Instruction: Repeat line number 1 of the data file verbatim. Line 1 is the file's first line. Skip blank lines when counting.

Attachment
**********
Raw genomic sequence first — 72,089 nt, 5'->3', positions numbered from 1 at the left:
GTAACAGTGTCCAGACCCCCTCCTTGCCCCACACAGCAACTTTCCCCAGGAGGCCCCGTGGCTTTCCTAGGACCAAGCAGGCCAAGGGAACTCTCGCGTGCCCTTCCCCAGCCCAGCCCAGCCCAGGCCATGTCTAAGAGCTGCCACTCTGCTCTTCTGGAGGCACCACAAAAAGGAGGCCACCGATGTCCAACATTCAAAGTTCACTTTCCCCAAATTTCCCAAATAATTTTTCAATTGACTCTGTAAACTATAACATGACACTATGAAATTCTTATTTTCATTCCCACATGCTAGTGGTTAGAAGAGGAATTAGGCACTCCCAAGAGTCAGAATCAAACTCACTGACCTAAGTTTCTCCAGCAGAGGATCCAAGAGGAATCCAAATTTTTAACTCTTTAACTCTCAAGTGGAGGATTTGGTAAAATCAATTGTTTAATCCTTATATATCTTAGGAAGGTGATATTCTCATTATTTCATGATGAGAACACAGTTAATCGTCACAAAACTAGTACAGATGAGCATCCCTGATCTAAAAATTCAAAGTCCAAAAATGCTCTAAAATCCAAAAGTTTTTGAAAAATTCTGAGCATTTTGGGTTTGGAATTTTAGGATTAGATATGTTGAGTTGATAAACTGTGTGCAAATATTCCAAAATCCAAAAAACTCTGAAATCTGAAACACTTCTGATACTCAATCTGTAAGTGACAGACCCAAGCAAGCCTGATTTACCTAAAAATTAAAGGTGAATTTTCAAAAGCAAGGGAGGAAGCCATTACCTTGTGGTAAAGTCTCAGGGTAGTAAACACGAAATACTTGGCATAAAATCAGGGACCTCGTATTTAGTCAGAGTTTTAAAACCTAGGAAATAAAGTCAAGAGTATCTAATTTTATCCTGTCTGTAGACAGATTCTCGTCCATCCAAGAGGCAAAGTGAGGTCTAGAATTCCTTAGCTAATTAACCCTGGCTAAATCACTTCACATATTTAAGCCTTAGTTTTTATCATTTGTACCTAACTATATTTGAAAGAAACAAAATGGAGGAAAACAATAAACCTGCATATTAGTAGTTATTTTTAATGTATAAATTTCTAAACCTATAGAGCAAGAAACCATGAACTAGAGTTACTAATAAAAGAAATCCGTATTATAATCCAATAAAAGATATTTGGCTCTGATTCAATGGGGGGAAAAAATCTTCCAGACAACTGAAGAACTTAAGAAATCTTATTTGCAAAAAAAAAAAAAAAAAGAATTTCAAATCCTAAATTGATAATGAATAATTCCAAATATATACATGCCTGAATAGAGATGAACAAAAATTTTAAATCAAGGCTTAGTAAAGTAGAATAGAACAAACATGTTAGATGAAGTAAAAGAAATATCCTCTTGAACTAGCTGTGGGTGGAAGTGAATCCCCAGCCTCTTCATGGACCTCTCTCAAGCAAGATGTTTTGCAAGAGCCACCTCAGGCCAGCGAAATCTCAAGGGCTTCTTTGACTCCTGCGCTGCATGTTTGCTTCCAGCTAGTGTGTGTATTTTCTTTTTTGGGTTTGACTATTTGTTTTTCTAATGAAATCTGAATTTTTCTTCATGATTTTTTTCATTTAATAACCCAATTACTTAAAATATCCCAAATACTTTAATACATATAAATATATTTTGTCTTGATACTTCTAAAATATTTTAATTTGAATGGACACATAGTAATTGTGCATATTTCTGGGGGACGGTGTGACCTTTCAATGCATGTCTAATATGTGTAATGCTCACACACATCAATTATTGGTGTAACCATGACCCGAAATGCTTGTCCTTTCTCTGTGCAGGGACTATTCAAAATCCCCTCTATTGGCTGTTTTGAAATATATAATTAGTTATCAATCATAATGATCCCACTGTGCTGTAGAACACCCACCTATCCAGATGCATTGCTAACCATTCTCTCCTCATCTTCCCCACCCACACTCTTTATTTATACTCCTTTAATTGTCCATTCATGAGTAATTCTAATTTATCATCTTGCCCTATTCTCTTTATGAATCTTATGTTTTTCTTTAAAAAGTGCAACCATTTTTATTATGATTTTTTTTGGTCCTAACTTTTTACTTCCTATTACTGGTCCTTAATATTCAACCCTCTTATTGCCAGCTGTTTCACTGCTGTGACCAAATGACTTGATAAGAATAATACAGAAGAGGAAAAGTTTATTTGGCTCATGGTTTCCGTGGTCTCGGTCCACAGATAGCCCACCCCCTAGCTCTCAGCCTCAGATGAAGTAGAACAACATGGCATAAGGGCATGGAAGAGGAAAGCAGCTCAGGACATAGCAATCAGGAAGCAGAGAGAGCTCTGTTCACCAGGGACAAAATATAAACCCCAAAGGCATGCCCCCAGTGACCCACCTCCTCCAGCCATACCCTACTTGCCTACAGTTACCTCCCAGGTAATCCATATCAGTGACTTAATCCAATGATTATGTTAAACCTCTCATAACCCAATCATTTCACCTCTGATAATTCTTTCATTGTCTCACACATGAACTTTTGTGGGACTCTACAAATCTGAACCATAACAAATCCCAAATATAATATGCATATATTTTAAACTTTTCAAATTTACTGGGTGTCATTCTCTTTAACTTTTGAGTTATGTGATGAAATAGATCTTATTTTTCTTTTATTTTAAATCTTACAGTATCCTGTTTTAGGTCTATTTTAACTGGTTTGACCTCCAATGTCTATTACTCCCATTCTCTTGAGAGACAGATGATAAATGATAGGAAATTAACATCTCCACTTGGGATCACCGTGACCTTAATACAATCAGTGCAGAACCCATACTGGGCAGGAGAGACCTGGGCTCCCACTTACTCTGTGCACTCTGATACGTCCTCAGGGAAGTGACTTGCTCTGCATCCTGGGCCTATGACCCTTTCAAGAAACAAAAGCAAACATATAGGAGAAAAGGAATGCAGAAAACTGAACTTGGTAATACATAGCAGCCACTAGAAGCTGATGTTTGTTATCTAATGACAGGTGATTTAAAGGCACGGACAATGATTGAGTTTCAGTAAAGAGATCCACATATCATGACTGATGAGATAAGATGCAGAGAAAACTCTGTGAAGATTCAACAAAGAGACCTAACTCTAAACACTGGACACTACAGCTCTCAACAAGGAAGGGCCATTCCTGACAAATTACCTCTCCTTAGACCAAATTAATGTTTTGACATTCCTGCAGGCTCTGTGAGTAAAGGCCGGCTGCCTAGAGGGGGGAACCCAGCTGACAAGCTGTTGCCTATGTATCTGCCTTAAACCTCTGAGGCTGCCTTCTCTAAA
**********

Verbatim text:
Raw genomic sequence first — 72,089 nt, 5'->3', positions numbered from 1 at the left: